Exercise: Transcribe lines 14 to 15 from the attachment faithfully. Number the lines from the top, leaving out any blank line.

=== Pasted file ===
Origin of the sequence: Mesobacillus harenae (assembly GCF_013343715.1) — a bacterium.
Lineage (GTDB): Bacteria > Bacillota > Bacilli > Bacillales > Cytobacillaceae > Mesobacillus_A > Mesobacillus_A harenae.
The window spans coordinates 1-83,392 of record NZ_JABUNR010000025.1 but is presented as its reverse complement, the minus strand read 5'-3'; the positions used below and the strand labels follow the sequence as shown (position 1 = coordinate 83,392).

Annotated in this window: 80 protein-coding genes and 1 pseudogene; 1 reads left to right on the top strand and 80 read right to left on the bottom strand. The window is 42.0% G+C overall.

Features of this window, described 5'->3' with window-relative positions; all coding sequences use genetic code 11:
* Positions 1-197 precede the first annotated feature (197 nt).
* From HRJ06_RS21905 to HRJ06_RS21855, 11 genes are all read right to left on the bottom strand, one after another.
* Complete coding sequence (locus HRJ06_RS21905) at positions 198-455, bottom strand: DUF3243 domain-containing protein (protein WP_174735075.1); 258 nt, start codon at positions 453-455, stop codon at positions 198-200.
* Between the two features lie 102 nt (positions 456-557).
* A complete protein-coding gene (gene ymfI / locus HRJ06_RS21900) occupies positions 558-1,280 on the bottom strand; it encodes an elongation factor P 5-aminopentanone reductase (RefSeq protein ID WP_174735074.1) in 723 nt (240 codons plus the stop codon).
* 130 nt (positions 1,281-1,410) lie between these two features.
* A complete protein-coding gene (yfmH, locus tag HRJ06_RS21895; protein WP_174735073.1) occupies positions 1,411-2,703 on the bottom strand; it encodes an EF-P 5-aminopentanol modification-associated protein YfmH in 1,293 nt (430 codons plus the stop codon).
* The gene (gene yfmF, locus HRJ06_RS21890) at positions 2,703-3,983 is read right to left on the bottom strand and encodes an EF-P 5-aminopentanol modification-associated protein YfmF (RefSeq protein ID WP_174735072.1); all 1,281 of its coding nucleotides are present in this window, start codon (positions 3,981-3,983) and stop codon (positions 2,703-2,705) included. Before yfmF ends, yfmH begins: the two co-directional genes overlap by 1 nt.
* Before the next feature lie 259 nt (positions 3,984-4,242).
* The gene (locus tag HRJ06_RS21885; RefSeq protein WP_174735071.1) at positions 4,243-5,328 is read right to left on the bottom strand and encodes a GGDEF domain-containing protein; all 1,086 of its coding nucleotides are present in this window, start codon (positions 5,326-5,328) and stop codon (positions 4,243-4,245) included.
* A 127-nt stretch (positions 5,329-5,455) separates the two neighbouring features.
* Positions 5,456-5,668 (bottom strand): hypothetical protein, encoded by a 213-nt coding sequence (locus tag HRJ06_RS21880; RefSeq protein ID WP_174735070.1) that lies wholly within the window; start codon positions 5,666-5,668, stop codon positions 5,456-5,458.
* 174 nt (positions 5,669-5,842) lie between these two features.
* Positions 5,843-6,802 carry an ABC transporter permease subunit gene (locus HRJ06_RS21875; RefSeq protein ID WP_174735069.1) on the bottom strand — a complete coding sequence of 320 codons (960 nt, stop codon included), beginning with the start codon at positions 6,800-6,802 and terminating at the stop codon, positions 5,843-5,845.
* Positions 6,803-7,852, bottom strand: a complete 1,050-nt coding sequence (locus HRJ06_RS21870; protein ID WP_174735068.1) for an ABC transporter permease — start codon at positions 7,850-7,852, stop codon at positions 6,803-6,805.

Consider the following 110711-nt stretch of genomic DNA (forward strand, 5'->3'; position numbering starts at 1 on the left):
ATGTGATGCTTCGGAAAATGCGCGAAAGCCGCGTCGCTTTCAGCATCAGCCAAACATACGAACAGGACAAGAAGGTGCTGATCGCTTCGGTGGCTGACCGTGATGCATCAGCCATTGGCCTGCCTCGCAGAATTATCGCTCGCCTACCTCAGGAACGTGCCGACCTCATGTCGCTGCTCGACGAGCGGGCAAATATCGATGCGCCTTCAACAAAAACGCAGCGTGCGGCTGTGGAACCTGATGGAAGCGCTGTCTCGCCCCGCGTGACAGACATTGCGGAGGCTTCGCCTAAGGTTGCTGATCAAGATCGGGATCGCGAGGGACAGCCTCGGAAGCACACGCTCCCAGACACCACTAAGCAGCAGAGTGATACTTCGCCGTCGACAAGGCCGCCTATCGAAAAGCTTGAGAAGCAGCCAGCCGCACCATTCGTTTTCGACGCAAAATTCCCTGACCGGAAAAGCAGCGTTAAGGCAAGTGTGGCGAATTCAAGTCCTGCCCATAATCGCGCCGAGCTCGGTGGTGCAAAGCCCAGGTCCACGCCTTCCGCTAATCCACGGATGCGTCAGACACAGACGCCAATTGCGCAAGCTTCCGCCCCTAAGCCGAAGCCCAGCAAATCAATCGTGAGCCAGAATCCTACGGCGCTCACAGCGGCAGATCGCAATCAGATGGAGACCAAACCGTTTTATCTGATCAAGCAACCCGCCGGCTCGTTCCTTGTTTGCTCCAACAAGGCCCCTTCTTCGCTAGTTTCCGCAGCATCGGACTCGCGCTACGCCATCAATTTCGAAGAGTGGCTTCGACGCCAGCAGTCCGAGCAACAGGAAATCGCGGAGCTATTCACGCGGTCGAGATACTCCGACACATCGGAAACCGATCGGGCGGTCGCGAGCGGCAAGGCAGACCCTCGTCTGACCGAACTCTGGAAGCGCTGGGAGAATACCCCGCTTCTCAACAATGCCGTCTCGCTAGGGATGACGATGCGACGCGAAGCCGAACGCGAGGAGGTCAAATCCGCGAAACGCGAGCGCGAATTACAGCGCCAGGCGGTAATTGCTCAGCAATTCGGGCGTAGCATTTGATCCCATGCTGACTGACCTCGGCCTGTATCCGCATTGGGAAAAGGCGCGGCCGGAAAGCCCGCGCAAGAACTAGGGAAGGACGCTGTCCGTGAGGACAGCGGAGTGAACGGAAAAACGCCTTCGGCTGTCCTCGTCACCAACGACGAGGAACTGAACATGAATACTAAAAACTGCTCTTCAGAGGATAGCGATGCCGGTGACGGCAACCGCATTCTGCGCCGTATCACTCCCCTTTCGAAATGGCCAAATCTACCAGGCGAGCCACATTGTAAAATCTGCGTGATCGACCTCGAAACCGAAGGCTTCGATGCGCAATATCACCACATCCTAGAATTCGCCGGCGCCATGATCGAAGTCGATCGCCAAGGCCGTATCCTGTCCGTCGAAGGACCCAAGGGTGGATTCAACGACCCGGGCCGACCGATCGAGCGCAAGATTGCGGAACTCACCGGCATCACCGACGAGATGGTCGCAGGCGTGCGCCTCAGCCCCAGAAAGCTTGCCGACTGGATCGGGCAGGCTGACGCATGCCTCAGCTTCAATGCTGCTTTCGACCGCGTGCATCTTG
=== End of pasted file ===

* Before the next feature lie 259 nt (positions 3,984-4,242).
* The gene (locus tag HRJ06_RS21885; RefSeq protein WP_174735071.1) at positions 4,243-5,328 is read right to left on the bottom strand and encodes a GGDEF domain-containing protein; all 1,086 of its coding nucleotides are present in this window, start codon (positions 5,326-5,328) and stop codon (positions 4,243-4,245) included.